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As I see people trading 10-year notes are often quoting implied volatilities in terms of daily (or yearly) basis points. While at first I thought it is simply a translation from % to the actual spot change, it seems to be not the case and is somehow to be calculated through the volatility of the yield. However, I can't find anywhere a good step-by-step representation of how it's done and numbers I get manually are different from what I am supposed to get. I assume it is a pretty basic question, but I'd be very interested to know how is it actually done and what this measure is supposed to represent?

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Basis point implied volatility is calculated as follows:

$\sigma_{bp} = \frac{100F\sigma}{DV01}$

where $F$ is the price of underlying TY future, $\sigma$ is implied volatility, and $DV01$ is a dollar duration of the cheapest to deliver bond (it is published daily by the exchange, or can be calculated manually).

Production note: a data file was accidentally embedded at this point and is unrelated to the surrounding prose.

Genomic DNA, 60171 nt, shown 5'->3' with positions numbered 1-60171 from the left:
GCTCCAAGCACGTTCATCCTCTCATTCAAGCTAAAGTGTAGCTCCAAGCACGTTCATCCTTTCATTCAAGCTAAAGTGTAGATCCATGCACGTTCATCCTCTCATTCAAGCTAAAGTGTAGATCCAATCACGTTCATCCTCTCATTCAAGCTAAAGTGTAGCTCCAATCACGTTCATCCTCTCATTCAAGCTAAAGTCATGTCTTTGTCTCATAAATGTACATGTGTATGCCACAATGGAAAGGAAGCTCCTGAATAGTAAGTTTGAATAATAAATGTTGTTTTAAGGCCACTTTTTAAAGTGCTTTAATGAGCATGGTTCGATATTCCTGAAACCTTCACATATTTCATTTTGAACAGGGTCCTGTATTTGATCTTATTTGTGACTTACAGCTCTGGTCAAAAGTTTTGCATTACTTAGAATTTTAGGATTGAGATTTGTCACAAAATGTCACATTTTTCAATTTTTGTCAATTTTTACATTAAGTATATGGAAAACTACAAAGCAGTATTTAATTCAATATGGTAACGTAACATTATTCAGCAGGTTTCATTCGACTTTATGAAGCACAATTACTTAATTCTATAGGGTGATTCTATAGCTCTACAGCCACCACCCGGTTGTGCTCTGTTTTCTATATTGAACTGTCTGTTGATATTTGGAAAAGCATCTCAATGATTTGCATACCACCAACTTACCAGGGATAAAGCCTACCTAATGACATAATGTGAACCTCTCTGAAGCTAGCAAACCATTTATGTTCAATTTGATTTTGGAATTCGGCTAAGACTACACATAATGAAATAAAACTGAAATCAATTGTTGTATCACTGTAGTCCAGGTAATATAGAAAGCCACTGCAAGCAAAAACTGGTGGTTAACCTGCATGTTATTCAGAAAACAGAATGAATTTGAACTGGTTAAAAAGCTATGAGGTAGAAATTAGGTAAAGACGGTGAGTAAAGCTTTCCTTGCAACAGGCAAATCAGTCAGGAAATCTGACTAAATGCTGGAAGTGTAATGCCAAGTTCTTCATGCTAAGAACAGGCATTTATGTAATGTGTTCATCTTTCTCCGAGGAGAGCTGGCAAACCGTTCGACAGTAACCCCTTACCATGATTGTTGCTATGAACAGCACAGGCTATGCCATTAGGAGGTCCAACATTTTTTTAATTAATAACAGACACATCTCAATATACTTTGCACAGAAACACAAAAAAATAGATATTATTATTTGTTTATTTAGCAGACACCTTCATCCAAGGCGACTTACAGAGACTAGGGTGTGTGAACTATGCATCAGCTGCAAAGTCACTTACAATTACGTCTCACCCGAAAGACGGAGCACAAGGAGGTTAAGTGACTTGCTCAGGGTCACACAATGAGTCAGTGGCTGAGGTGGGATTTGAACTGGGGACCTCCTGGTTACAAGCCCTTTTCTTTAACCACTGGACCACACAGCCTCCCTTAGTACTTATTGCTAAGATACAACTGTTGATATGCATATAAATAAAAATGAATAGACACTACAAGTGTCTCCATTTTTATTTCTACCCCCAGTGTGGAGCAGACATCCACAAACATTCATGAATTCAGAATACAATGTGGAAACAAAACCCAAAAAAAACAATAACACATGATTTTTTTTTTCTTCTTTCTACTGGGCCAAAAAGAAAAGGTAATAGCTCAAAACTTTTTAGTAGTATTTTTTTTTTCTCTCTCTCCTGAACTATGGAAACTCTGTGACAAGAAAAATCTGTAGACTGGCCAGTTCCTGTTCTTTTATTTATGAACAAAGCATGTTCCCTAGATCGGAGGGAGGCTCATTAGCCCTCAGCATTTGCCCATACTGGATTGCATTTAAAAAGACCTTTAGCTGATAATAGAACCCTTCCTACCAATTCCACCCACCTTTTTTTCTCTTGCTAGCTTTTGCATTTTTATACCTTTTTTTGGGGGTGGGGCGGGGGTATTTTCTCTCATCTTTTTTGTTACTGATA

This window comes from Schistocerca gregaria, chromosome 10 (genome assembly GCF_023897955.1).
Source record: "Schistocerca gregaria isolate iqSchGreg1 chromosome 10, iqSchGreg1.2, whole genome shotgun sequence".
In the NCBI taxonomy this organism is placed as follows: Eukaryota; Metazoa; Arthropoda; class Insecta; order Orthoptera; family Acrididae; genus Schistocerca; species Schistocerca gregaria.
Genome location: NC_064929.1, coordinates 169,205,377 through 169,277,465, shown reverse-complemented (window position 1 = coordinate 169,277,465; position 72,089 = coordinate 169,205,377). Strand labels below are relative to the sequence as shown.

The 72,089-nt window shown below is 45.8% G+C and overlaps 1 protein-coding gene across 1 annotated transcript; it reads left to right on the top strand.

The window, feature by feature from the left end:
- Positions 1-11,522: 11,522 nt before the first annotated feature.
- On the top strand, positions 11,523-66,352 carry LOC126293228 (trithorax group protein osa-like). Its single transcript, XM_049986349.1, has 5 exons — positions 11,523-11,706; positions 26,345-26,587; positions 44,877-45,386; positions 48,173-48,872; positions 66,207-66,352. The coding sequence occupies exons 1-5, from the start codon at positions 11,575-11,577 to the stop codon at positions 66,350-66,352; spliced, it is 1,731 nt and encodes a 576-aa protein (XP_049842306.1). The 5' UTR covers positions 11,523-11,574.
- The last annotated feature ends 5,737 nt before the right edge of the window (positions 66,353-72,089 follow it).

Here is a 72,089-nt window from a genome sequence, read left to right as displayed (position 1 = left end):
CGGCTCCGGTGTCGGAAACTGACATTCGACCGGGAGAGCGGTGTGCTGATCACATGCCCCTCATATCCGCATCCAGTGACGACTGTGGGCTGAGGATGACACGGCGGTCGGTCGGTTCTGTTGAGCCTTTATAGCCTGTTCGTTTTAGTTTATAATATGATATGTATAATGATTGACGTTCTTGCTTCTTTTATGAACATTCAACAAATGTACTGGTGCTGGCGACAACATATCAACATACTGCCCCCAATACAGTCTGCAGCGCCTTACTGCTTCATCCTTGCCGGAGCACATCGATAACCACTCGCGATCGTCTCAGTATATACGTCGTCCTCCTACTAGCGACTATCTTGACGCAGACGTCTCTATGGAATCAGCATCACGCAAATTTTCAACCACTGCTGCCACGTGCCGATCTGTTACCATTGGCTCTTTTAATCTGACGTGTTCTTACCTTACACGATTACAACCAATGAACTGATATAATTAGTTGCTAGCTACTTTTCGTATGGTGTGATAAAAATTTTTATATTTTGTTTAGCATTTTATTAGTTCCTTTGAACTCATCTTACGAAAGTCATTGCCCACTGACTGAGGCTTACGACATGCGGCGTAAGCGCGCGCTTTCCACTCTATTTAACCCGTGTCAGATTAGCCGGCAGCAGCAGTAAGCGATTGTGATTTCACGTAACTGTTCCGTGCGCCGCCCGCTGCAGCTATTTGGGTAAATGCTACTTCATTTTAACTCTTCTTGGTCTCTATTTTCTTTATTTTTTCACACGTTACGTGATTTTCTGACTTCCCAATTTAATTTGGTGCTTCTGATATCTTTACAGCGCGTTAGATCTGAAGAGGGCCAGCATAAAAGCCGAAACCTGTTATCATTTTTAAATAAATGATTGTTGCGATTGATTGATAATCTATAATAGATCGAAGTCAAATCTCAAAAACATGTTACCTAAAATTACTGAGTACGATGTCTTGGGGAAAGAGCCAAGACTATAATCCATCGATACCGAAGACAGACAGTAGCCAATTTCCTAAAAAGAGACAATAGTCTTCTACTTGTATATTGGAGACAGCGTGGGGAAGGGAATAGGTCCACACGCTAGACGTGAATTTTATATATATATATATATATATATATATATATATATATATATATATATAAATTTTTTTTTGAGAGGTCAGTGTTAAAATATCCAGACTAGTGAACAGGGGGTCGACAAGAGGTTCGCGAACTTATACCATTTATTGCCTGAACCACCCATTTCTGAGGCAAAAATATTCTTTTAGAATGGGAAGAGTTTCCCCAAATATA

The calculation of $DV01$ using modified duration is well presented here, and the details follow. Say, the face value of the cheapest to deliver bond is $\$V$, total number of payment periods is $n$, payment frequency is $f$ (reciprocal of number of payments per year), and interest paid is $R$. The cashflow for each of the payment periods is

\begin{align*} C_{i<n} &= VRf \\ C_n &= VRf + V \end{align*}

The yield to maturity $y$ can be approximated by numerically solving the following equation, expressing the fair future value: $$F = \sum_{i=1}^n FV_i = \sum_{i=1}^n \frac{C_i}{(1+fy)^i}$$

Finally , the dollar value duration DV01 is:

$$DV01 = \frac{f}{F(1+fy)}\sum_{i=1}^n \frac{iC_i}{(1+fy)^i}$$

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